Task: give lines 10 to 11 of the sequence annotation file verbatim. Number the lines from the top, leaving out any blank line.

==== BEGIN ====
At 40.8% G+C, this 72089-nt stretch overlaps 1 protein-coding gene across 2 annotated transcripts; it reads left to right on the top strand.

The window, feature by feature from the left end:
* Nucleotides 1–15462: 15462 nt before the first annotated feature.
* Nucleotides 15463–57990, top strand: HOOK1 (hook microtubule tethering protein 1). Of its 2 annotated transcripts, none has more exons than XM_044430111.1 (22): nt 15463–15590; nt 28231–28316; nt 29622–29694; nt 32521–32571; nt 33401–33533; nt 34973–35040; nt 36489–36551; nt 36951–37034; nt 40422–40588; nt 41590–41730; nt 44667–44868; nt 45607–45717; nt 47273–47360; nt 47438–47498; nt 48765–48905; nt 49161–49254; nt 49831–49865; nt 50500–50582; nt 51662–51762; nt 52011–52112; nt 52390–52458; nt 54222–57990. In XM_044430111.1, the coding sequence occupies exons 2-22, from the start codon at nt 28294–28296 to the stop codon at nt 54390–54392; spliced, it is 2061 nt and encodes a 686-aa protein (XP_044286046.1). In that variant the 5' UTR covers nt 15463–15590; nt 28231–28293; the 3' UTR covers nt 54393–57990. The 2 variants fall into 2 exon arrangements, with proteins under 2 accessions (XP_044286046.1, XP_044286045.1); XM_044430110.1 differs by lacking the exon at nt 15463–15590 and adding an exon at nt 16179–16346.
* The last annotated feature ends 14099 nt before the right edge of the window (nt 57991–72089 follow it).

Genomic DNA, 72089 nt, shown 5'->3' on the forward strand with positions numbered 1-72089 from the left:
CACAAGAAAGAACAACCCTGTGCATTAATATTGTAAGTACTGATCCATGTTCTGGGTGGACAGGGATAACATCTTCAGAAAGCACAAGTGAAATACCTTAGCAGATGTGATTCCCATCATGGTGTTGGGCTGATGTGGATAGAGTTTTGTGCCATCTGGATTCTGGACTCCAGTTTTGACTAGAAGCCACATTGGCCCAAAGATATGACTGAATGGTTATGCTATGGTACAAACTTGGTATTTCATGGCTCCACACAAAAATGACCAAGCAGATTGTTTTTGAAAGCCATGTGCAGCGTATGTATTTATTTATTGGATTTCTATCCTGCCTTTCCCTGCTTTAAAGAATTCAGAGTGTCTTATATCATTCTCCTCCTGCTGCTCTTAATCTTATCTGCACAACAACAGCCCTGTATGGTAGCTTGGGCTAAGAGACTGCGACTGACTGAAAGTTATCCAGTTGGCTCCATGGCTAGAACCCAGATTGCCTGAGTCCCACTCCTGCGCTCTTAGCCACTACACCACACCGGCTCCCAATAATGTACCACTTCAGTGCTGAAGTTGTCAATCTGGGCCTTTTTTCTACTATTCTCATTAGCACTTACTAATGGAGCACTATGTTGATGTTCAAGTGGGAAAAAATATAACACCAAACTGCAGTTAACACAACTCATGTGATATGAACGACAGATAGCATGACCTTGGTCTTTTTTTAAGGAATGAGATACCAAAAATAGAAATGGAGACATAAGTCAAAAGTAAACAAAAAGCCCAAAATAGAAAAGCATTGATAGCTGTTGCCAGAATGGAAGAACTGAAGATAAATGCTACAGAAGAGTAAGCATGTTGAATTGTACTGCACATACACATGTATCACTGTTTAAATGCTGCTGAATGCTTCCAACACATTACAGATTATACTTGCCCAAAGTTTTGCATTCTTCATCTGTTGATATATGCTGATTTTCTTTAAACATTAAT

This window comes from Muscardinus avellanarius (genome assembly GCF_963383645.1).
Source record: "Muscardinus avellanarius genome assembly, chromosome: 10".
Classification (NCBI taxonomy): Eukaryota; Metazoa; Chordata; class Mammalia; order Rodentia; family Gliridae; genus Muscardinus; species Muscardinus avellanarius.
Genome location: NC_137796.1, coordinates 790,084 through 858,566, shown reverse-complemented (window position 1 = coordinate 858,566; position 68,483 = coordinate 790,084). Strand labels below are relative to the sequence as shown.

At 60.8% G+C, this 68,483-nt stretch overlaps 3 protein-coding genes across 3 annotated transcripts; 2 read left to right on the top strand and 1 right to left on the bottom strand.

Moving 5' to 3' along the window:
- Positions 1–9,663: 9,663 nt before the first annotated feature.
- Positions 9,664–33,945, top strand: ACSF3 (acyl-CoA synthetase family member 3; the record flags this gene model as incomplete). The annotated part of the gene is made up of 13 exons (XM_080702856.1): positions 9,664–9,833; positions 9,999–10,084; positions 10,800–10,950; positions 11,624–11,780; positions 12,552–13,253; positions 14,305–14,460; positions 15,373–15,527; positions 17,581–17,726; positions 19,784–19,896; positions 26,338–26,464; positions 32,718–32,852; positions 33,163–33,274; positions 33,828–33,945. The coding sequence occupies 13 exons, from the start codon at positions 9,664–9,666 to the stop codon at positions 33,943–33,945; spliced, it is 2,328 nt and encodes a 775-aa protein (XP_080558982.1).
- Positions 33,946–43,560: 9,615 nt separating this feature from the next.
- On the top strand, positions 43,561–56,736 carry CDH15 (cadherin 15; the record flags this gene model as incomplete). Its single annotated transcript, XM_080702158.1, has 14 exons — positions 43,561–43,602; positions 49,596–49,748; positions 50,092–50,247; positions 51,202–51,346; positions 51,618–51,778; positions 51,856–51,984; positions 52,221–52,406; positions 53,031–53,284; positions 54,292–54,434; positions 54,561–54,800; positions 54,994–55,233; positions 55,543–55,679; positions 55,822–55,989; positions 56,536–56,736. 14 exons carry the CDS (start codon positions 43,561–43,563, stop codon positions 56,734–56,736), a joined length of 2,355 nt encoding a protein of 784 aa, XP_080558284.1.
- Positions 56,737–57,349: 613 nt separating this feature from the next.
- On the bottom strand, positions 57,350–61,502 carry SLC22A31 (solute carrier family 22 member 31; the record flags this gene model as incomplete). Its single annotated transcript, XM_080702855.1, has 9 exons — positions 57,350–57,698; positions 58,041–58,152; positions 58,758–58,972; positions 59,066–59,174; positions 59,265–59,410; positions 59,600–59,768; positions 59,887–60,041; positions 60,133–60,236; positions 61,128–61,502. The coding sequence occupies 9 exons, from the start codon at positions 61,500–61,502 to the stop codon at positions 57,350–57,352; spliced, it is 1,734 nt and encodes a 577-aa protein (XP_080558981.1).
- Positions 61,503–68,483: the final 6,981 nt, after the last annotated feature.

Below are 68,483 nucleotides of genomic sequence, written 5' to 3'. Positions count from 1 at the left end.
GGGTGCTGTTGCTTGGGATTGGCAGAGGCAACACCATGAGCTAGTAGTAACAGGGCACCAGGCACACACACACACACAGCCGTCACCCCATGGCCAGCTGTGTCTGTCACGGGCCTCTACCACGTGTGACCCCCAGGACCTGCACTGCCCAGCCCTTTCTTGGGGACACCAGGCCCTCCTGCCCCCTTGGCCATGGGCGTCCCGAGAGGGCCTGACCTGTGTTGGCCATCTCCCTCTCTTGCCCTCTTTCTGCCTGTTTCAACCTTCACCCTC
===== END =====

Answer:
Classification (NCBI taxonomy): Eukaryota; Metazoa; Chordata; class Mammalia; order Rodentia; family Gliridae; genus Muscardinus; species Muscardinus avellanarius.
Genome location: NC_137796.1, coordinates 790,084 through 858,566, shown reverse-complemented (window position 1 = coordinate 858,566; position 68,483 = coordinate 790,084). Strand labels below are relative to the sequence as shown.